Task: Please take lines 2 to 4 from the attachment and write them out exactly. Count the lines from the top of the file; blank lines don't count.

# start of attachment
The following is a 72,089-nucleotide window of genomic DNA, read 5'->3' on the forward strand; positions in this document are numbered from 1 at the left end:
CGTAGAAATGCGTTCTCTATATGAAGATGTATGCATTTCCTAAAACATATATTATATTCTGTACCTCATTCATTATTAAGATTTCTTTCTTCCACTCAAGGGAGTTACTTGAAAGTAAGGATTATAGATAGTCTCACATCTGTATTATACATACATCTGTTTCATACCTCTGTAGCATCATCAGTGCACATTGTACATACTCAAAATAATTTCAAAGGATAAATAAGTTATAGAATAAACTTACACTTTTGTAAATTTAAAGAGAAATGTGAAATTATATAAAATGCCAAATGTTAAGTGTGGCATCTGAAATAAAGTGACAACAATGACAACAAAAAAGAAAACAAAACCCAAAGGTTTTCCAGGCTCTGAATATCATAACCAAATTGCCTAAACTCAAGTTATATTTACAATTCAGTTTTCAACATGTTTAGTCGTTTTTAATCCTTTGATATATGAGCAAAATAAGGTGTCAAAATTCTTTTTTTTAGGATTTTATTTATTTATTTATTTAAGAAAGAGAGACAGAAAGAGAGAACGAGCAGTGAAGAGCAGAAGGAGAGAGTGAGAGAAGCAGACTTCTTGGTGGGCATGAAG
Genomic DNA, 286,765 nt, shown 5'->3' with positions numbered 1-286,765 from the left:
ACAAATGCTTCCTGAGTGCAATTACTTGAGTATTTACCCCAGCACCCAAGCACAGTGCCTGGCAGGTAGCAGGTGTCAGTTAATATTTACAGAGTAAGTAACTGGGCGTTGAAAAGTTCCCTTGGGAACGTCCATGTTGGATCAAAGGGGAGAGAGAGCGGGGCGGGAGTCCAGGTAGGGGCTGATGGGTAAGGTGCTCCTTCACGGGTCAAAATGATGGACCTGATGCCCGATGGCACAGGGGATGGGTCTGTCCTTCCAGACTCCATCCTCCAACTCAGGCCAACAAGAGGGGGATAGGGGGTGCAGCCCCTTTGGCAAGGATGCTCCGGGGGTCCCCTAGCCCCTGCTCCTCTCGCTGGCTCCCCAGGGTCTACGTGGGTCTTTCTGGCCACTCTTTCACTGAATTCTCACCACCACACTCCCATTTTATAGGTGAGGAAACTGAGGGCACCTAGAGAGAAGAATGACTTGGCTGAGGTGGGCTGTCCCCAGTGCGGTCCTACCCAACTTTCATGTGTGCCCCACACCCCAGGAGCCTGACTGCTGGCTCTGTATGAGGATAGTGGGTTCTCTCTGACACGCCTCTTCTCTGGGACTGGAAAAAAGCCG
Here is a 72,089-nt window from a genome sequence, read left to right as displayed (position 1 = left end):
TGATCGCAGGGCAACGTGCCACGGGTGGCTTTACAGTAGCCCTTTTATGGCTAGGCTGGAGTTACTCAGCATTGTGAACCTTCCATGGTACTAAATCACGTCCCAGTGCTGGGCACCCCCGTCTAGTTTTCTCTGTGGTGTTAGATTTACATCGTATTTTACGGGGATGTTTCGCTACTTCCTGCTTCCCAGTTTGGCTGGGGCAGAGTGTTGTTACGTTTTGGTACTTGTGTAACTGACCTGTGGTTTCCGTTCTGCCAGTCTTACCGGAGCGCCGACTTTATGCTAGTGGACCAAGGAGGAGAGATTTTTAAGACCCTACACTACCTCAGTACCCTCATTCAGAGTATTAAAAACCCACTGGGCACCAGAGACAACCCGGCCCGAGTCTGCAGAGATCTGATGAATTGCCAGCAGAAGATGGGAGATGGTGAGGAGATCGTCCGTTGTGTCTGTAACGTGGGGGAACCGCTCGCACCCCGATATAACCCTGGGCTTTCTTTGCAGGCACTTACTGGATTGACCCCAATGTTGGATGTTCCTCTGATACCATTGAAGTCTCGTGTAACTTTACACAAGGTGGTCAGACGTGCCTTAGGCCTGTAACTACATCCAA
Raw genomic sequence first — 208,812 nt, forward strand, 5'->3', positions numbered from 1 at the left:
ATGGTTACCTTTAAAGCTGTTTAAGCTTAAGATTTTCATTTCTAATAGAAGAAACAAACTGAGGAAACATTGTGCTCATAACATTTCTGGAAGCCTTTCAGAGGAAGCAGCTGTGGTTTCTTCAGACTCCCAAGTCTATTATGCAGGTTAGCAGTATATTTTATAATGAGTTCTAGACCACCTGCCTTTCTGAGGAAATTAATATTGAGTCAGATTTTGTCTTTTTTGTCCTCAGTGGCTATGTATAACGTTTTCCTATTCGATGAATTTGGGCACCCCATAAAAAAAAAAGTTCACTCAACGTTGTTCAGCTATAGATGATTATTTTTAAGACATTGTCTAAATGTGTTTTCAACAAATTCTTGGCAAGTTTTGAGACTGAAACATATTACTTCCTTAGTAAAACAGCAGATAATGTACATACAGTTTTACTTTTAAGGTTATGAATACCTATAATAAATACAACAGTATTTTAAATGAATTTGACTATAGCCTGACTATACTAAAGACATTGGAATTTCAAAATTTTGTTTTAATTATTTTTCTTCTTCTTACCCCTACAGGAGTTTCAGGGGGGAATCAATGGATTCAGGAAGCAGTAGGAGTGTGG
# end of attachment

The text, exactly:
CGTAGAAATGCGTTCTCTATATGAAGATGTATGCATTTCCTAAAACATATATTATATTCTGTACCTCATTCATTATTAAGATTTCTTTCTTCCACTCAAGGGAGTTACTTGAAAGTAAGGATTATAGATAGTCTCACATCTGTATTATACATACATCTGTTTCATACCTCTGTAGCATCATCAGTGCACATTGTACATACTCAAAATAATTTCAAAGGATAAATAAGTTATAGAATAAACTTACACTTTTGTAAATTTAAAGAGAAATGTGAAATTATATAAAATGCCAAATGTTAAGTGTGGCATCTGAAATAAAGTGACAACAATGACAACAAAAAAGAAAACAAAACCCAAAGGTTTTCCAGGCTCTGAATATCATAACCAAATTGCCTAAACTCAAGTTATATTTACAATTCAGTTTTCAACATGTTTAGTCGTTTTTAATCCTTTGATATATGAGCAAAATAAGGTGTCAAAATTCTTTTTTTTAGGATTTTATTTATTTATTTATTTAAGAAAGAGAGACAGAAAGAGAGAACGAGCAGTGAAGAGCAGAAGGAGAGAGTGAGAGAAGCAGACTTCTTGGTGGGCATGAAG
Genomic DNA, 286,765 nt, shown 5'->3' with positions numbered 1-286,765 from the left:
ACAAATGCTTCCTGAGTGCAATTACTTGAGTATTTACCCCAGCACCCAAGCACAGTGCCTGGCAGGTAGCAGGTGTCAGTTAATATTTACAGAGTAAGTAACTGGGCGTTGAAAAGTTCCCTTGGGAACGTCCATGTTGGATCAAAGGGGAGAGAGAGCGGGGCGGGAGTCCAGGTAGGGGCTGATGGGTAAGGTGCTCCTTCACGGGTCAAAATGATGGACCTGATGCCCGATGGCACAGGGGATGGGTCTGTCCTTCCAGACTCCATCCTCCAACTCAGGCCAACAAGAGGGGGATAGGGGGTGCAGCCCCTTTGGCAAGGATGCTCCGGGGGTCCCCTAGCCCCTGCTCCTCTCGCTGGCTCCCCAGGGTCTACGTGGGTCTTTCTGGCCACTCTTTCACTGAATTCTCACCACCACACTCCCATTTTATAGGTGAGGAAACTGAGGGCACCTAGAGAGAAGAATGACTTGGCTGAGGTGGGCTGTCCCCAGTGCGGTCCTACCCAACTTTCATGTGTGCCCCACACCCCAGGAGCCTGACTGCTGGCTCTGTATGAGGATAGTGGGTTCTCTCTGACACGCCTCTTCTCTGGGACTGGAAAAAAGCCG